The album’s songs frequently reference highways and roads—another signifier of the “threads” that weave through our lives, as we move from one location to the next, and from one aspect and era of our lives to the next. The River and the Thread isn’t an album Cash could have written as a young woman; it needed the perspective and experience—and a sense of how, after having matured, she dealt with the death of her parents, divorced and remarried, and raised two families with children—that going back to her roots provided because of the powerful images, themes, and thoughts it evoked in her.

Cash underscored those threads with thoughtful, sometimes witty, commentary to introduce each song. She told how “The Sunken Lands” was inspired by Carrie Cash, her grandmother, who held her father’s family together through starkly difficult times. Rosanne dedicated the song to her uncle, Tommy Cash, who was in the audience.

Another song, “When the Master Calls the Roll,” started when she helped her son with an eighth-grade research paper on the Civil War. She told him that their family had relatives who fought on both the Union and Confederate sides, including William Cash, whose photo is featured on a Civil War registry website. Cash also knew of a twenty-year-old ancestor, Mary Ann Cash, from the Civil War period. She wanted to write a song imagining William and Mary Ann together. She asked her ex-husband Rodney Crowell to help her with the lyrics, set to music by her husband, John Leventhal.

As the eleven-song cycle of The River and the Thread ended, Cash beamed, and the crowd responded with a loud ovation.

For the second part of her performance, Cash roamed through a thirty-five-year career that preceded The River and the Thread. The songs included two of her first three #1 country hits—1981’s “Seven Year Ache” and 1982’s “Blue Moon with Heartache”—and more recent works such as “Radio Operator,” from 2006 album Black Cadillac, and several tunes from her 2009 album of cover songs, The List.

Particularly powerful was Cash’s stripped-down take on “Ode to Billy Joe,” Bobbie Gentry’s 1967 crossover classic. Backed only by Leventhal on acoustic guitar, Cash brought out all the gothic nuances in a song that Cash said helped inspire the musical arrangements on The River and the Thread.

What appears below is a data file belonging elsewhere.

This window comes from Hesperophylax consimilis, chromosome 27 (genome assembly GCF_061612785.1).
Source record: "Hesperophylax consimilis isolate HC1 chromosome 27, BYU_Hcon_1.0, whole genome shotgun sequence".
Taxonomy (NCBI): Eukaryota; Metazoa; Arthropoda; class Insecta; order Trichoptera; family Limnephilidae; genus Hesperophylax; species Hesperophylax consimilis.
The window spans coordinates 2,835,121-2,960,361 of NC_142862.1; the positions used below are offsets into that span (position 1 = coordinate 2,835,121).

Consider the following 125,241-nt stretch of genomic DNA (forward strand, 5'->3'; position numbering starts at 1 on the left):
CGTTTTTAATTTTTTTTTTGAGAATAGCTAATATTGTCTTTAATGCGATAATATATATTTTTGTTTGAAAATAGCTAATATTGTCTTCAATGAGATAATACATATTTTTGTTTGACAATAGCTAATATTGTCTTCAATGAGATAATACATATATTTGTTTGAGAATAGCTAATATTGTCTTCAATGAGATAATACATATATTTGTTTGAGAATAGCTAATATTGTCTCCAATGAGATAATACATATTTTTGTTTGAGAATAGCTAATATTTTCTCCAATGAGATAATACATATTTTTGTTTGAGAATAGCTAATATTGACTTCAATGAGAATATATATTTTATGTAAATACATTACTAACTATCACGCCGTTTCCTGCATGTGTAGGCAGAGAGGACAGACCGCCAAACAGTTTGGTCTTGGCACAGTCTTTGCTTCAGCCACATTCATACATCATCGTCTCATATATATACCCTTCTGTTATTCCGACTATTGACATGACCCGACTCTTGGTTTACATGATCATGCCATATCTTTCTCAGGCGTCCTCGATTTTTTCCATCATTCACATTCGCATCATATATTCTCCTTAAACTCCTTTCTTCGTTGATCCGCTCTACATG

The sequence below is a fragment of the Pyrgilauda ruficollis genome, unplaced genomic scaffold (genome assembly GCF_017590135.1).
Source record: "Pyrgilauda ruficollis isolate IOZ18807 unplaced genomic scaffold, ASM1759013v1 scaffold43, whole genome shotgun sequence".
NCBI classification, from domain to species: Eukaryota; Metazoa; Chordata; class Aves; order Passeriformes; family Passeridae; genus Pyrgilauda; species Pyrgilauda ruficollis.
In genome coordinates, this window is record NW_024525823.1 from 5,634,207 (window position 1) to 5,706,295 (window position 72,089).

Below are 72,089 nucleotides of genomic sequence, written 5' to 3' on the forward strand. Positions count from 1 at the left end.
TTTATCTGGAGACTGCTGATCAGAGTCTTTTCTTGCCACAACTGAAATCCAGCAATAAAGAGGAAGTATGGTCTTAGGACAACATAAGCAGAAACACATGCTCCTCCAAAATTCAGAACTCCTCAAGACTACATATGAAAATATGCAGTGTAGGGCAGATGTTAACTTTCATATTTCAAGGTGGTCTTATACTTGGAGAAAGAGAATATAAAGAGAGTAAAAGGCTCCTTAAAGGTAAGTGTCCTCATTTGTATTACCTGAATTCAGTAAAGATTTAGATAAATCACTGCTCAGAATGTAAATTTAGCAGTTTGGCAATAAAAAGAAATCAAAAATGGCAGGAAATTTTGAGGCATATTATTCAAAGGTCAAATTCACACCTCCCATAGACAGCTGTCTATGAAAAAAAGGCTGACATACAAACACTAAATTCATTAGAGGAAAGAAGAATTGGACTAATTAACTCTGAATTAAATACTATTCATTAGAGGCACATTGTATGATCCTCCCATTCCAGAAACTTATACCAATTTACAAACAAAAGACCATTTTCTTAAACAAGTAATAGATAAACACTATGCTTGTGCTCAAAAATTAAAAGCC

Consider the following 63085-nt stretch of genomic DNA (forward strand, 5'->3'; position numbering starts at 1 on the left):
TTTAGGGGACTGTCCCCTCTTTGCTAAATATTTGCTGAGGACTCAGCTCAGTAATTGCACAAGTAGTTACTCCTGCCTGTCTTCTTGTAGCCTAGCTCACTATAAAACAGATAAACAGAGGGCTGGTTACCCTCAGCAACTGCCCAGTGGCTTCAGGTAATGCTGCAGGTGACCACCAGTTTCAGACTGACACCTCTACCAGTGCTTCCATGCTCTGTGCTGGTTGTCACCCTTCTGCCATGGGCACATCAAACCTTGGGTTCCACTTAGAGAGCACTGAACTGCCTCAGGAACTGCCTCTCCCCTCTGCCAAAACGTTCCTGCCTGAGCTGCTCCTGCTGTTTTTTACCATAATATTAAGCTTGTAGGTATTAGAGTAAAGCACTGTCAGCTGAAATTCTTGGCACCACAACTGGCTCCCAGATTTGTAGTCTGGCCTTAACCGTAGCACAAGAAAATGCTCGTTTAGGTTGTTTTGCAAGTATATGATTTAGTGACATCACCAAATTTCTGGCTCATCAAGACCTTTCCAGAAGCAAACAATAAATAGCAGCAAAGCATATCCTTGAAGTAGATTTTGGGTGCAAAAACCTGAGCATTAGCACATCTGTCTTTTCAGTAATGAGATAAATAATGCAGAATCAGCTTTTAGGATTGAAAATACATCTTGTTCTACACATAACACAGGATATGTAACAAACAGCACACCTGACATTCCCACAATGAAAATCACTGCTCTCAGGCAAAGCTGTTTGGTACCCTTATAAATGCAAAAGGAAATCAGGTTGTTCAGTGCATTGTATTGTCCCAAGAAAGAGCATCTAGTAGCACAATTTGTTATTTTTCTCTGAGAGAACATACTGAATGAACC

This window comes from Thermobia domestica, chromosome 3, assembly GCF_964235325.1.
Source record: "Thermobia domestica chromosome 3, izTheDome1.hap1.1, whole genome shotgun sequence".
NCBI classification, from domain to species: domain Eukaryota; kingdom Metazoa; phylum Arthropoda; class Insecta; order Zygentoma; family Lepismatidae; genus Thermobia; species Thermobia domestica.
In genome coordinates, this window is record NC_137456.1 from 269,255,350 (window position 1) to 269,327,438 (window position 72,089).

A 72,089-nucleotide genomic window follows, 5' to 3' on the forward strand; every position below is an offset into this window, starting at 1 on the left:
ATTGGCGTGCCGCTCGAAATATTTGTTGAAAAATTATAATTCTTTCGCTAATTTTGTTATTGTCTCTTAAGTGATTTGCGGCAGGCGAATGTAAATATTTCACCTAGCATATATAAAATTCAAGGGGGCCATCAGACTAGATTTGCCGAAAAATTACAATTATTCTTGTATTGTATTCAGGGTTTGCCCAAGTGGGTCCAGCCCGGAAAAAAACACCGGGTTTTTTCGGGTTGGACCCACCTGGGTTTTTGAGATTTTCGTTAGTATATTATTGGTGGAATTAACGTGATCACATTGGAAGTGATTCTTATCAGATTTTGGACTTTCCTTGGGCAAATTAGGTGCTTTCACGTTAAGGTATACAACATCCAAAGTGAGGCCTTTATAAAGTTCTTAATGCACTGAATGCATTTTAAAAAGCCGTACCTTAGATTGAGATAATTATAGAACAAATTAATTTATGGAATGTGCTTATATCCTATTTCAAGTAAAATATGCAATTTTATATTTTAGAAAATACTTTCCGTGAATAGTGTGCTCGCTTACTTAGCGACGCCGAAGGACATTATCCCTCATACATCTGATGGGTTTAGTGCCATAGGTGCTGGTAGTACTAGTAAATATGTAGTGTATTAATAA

Williams, for her guest spot, performed “Something About What Happens When We Talk,” with Cash on harmony. Williams recalled a tour of Australia in which she was joined by Cash and Mary Chapin Carpenter in 1992. White came out and played an extended version of his classic “Polk Salad Annie,” as his gritty guitar and slide led to a three-guitar jam with Barry and Leventhal.

By her own admission, Cash purposely has sought to define her creative life outside the shadow of the weighty musical heritage of her father and that of her stepmother, the Carter family. Ultimately, Cash recognizes that her work has become part of that family legacy, and she has spent her last three albums (Black Cadillac, The List, and The River and the Thread) dealing with the dynasty she was born into, and that is part of her story. Her first residency concert proved just how well she has succeeded at crafting a monumental creative statement that ranks among the most consistent and most enduring of her generation.

Established in 2003, the museum’s artist-in-residence program annually honors a musical master who can be credited with contributing a large and significant body of work to the canon of American popular music.  Honorees are given a blank canvas and are encouraged to lend their own creative brushstrokes to an up-close-and-personal musical experience. Previous Artist-in-Residence honorees include Cowboy Jack Clement, Earl Scruggs, Tom T. Hall, Guy Clark, Kris Kristofferson, Jerry Douglas, Vince Gill, Buddy Miller, Connie Smith, Kenny Rogers, Ricky Skaggs, and Alan Jackson. 

Cash proudly pointed out she was only the second female on the residency list, “after the magnificent Connie Smith,” Cash said. “I’m thrilled and completely honored.”

Cash embraced the residency concept by curating three one-of-a-kind programs exploring different aspects of her artistry and career. Each show will be unlike anything she has presented on stage in the past.

Cash returns for her second program tonight (September 3). It will also feature Lucinda Williams as a guest, as well as Country Music Hall of Fame member Emmylou Harris. A third program, featuring Cash and Leventhal, is set for September 24 in the museum’s intimate, 213-seat Ford Theater. Both programs are sold out.

--Michael McCall